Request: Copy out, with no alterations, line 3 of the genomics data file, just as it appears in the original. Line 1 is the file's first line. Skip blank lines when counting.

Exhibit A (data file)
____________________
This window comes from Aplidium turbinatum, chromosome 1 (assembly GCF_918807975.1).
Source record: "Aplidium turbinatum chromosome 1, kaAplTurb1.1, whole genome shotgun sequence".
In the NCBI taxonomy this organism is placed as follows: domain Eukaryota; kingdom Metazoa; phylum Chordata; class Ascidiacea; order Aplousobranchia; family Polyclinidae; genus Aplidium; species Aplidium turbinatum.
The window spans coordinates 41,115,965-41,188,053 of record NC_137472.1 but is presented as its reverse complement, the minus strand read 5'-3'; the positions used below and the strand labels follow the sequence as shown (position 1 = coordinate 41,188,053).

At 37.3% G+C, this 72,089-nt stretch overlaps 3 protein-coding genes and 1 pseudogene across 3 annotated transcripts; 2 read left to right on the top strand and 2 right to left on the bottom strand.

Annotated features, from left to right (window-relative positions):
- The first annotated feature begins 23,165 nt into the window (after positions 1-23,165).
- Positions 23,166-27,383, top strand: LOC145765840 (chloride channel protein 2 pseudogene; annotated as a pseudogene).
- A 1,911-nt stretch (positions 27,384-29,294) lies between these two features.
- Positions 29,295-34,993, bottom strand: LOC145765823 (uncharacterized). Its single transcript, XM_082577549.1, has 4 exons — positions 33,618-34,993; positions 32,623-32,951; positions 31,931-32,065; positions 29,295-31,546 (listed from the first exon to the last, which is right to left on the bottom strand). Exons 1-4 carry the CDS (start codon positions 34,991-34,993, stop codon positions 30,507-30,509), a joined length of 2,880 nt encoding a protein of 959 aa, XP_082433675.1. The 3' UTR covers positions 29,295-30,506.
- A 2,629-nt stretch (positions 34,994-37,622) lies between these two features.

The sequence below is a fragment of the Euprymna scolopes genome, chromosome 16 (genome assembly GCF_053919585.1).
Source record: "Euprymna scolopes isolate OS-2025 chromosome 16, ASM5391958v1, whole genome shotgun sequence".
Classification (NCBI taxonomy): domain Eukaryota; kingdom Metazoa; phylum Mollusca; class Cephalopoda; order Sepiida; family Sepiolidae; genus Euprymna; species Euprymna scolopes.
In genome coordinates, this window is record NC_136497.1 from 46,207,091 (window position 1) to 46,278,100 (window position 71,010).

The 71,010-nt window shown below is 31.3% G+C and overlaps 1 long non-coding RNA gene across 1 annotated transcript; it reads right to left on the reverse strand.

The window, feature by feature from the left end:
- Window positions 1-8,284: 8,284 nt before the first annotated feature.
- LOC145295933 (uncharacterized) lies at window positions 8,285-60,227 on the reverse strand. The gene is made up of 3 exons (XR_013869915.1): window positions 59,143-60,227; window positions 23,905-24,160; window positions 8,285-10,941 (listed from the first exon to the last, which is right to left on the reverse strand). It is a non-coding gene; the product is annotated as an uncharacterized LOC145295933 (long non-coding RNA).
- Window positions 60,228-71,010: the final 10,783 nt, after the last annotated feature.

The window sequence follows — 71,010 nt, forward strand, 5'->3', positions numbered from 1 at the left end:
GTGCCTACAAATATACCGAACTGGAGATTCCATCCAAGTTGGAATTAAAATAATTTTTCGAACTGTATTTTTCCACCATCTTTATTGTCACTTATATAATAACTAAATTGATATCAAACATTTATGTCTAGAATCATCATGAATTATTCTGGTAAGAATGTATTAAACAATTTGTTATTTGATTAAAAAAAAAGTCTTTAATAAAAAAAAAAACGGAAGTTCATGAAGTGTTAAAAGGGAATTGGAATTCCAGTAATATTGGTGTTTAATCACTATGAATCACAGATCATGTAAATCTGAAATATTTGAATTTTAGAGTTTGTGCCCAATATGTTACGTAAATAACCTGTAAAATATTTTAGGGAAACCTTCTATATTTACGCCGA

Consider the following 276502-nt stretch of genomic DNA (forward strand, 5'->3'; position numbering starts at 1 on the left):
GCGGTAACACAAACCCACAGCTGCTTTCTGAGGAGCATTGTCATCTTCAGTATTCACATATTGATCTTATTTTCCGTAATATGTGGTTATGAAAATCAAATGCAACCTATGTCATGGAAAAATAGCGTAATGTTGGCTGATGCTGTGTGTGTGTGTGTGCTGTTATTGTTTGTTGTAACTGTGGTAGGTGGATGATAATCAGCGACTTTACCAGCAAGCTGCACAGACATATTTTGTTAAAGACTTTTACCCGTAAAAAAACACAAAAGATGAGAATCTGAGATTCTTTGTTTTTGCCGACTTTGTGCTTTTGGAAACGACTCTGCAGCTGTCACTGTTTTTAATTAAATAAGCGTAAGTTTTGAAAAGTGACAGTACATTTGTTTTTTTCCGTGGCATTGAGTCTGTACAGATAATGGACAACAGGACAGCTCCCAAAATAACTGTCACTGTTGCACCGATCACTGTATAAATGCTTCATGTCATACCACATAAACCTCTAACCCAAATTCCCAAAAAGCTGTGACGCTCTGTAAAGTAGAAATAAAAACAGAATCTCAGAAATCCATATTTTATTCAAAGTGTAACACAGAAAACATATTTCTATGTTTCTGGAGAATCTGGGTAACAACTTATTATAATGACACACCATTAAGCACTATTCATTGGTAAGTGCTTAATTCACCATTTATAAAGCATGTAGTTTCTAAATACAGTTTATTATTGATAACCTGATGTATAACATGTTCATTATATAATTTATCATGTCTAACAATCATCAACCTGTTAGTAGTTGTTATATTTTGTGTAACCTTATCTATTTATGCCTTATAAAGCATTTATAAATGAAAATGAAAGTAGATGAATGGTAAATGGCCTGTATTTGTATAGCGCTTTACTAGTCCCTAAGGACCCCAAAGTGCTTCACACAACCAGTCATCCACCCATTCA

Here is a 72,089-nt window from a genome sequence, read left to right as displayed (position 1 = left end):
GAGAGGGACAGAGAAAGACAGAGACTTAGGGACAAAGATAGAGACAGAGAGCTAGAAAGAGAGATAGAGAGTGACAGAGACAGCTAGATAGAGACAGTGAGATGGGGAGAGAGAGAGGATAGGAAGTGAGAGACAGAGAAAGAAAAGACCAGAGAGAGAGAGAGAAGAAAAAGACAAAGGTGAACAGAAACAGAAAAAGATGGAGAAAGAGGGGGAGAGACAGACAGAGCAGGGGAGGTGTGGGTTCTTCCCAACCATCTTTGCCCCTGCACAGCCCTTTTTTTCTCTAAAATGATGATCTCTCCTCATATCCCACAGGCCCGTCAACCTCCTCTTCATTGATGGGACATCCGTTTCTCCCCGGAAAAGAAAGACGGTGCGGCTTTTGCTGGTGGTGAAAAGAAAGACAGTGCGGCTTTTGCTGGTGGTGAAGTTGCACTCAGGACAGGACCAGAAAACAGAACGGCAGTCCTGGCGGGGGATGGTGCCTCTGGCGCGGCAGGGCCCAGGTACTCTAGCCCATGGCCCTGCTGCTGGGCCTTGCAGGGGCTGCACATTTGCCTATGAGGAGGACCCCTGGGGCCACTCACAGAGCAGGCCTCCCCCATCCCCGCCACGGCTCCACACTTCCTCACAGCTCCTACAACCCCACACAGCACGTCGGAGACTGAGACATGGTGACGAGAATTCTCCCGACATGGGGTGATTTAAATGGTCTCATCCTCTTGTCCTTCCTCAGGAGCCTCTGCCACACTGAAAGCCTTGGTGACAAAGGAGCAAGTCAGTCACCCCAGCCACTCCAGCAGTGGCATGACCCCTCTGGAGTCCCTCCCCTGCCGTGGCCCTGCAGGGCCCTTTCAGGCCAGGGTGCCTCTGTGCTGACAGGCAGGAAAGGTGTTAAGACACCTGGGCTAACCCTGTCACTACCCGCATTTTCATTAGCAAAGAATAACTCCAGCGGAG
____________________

In the NCBI taxonomy this organism is placed as follows: domain Eukaryota; kingdom Metazoa; phylum Chordata; class Ascidiacea; order Aplousobranchia; family Polyclinidae; genus Aplidium; species Aplidium turbinatum.